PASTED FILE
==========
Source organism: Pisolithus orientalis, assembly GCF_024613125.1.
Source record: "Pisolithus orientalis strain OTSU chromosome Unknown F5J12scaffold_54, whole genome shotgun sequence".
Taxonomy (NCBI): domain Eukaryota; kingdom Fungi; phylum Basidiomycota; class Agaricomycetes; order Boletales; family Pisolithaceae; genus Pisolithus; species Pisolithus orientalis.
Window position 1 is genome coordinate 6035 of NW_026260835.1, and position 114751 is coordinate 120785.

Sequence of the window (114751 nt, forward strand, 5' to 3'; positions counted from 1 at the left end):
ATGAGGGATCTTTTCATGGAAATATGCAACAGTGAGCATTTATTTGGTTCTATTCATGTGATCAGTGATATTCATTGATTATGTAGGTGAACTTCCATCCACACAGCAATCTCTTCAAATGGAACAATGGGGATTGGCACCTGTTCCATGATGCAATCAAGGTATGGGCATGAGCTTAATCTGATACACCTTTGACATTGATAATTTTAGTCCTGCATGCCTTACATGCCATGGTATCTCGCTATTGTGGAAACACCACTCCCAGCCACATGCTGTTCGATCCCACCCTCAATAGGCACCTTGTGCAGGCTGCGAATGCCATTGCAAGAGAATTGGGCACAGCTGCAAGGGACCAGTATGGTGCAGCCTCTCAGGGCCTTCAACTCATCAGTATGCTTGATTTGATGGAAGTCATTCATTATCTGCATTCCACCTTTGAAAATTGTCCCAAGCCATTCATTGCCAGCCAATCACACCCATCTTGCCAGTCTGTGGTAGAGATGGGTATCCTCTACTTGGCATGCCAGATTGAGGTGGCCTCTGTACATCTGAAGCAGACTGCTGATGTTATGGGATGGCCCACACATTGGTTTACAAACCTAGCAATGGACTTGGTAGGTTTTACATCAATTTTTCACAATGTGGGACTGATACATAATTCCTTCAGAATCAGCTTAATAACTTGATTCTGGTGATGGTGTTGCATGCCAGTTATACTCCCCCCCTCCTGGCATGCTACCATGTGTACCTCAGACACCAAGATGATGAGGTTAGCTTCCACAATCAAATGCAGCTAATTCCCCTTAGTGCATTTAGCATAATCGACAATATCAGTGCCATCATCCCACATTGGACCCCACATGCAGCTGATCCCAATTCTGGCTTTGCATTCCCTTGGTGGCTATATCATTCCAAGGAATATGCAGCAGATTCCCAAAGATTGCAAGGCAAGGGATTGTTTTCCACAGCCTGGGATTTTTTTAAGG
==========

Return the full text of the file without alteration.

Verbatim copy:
Source organism: Pisolithus orientalis, assembly GCF_024613125.1.
Source record: "Pisolithus orientalis strain OTSU chromosome Unknown F5J12scaffold_54, whole genome shotgun sequence".
Taxonomy (NCBI): domain Eukaryota; kingdom Fungi; phylum Basidiomycota; class Agaricomycetes; order Boletales; family Pisolithaceae; genus Pisolithus; species Pisolithus orientalis.
Window position 1 is genome coordinate 6035 of NW_026260835.1, and position 114751 is coordinate 120785.

Sequence of the window (114751 nt, forward strand, 5' to 3'; positions counted from 1 at the left end):
ATGAGGGATCTTTTCATGGAAATATGCAACAGTGAGCATTTATTTGGTTCTATTCATGTGATCAGTGATATTCATTGATTATGTAGGTGAACTTCCATCCACACAGCAATCTCTTCAAATGGAACAATGGGGATTGGCACCTGTTCCATGATGCAATCAAGGTATGGGCATGAGCTTAATCTGATACACCTTTGACATTGATAATTTTAGTCCTGCATGCCTTACATGCCATGGTATCTCGCTATTGTGGAAACACCACTCCCAGCCACATGCTGTTCGATCCCACCCTCAATAGGCACCTTGTGCAGGCTGCGAATGCCATTGCAAGAGAATTGGGCACAGCTGCAAGGGACCAGTATGGTGCAGCCTCTCAGGGCCTTCAACTCATCAGTATGCTTGATTTGATGGAAGTCATTCATTATCTGCATTCCACCTTTGAAAATTGTCCCAAGCCATTCATTGCCAGCCAATCACACCCATCTTGCCAGTCTGTGGTAGAGATGGGTATCCTCTACTTGGCATGCCAGATTGAGGTGGCCTCTGTACATCTGAAGCAGACTGCTGATGTTATGGGATGGCCCACACATTGGTTTACAAACCTAGCAATGGACTTGGTAGGTTTTACATCAATTTTTCACAATGTGGGACTGATACATAATTCCTTCAGAATCAGCTTAATAACTTGATTCTGGTGATGGTGTTGCATGCCAGTTATACTCCCCCCCTCCTGGCATGCTACCATGTGTACCTCAGACACCAAGATGATGAGGTTAGCTTCCACAATCAAATGCAGCTAATTCCCCTTAGTGCATTTAGCATAATCGACAATATCAGTGCCATCATCCCACATTGGACCCCACATGCAGCTGATCCCAATTCTGGCTTTGCATTCCCTTGGTGGCTATATCATTCCAAGGAATATGCAGCAGATTCCCAAAGATTGCAAGGCAAGGGATTGTTTTCCACAGCCTGGGATTTTTTTAAGG